Race to Preserve Nero’s Golden House

The Domus Aurea, also known as the Golden House, was the emperor Nero‘s grand palace, with more than 150 rooms gilded, frescoed and clad in marble. Spanning an area of eight hectares, it was built over the Oppio, Celio, Palatine and Esquiline hills in Rome in 65 AD, following the great fire that destroyed 10 of the city’s 14 neighbourhoods. When Nero killed himself just three years after its construction, the Domus Aurea was opened as a public park. Some of it was destroyed immediately and the giant lake, known as the Stagnis Neronis, was filled so that the foundations for another grand building could be laid: the Flavian amphitheatre, or Colosseum.

It wasn’t until Trajan took power between 98-117 AD that the Golden House was finally filled with earth and Trajan’s baths built on top. But this destructive act was also the palace’s saving grace. The earth-filled rooms survived intact and untouched between 104 AD until they were rediscovered at the end of the 15th century.

Renaissance artists such as Raffaello and Ghirlandaio visited the underground rooms and made copies of some of the frescoes at that time their sketches, giving rise to the grotesque artistic movement, provide important evidence of the Domus Aurea’s interior as the paintings in many of the rooms have been ruined by water seeping through the walls.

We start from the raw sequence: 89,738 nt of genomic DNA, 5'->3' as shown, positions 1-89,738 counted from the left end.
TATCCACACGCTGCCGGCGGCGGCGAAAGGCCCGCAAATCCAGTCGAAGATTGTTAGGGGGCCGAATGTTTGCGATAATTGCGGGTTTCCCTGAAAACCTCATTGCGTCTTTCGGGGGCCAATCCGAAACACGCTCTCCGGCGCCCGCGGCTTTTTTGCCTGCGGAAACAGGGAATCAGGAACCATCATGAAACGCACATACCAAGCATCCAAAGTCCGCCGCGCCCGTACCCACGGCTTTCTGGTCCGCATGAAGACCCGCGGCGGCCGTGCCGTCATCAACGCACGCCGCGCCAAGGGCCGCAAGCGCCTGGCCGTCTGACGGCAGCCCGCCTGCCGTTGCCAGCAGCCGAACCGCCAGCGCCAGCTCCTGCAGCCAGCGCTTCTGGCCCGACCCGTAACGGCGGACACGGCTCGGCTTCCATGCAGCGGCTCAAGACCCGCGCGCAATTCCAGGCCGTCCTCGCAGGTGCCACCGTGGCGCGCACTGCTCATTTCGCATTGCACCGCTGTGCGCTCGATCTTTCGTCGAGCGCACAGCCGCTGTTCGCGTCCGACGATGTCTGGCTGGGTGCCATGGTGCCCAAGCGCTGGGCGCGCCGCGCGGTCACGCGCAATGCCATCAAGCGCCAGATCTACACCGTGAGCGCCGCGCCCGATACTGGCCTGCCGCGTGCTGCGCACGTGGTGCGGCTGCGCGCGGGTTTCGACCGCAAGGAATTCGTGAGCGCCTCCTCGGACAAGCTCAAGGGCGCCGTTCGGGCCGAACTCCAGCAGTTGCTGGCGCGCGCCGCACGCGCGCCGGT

These days the structure is closed (despite brief periods when it has been open to academics and specialists). But Rome’s heritage ministry is hoping to breath a new lease of life into the site. Restoration work, costing more than 3 million Euro, began at the start of June and they hope to reopen the site by 2011. The works will include several projects for protecting the structure from water, including a complete excavation of the area above the Domus Aurea and a drainage system to divert rainwater away from the site. The site referred to today as the Domus Aurea is in fact the first floor of the original palace. The ground floor was stripped of its marble and precious adornments in the years following Nero’s death and the walls were reinforced to provide a sturdier foundation for Trajan‘s baths to be built on top. The second floor of the palace was largely destroyed to make way for the baths.

Photo by Leon Reed.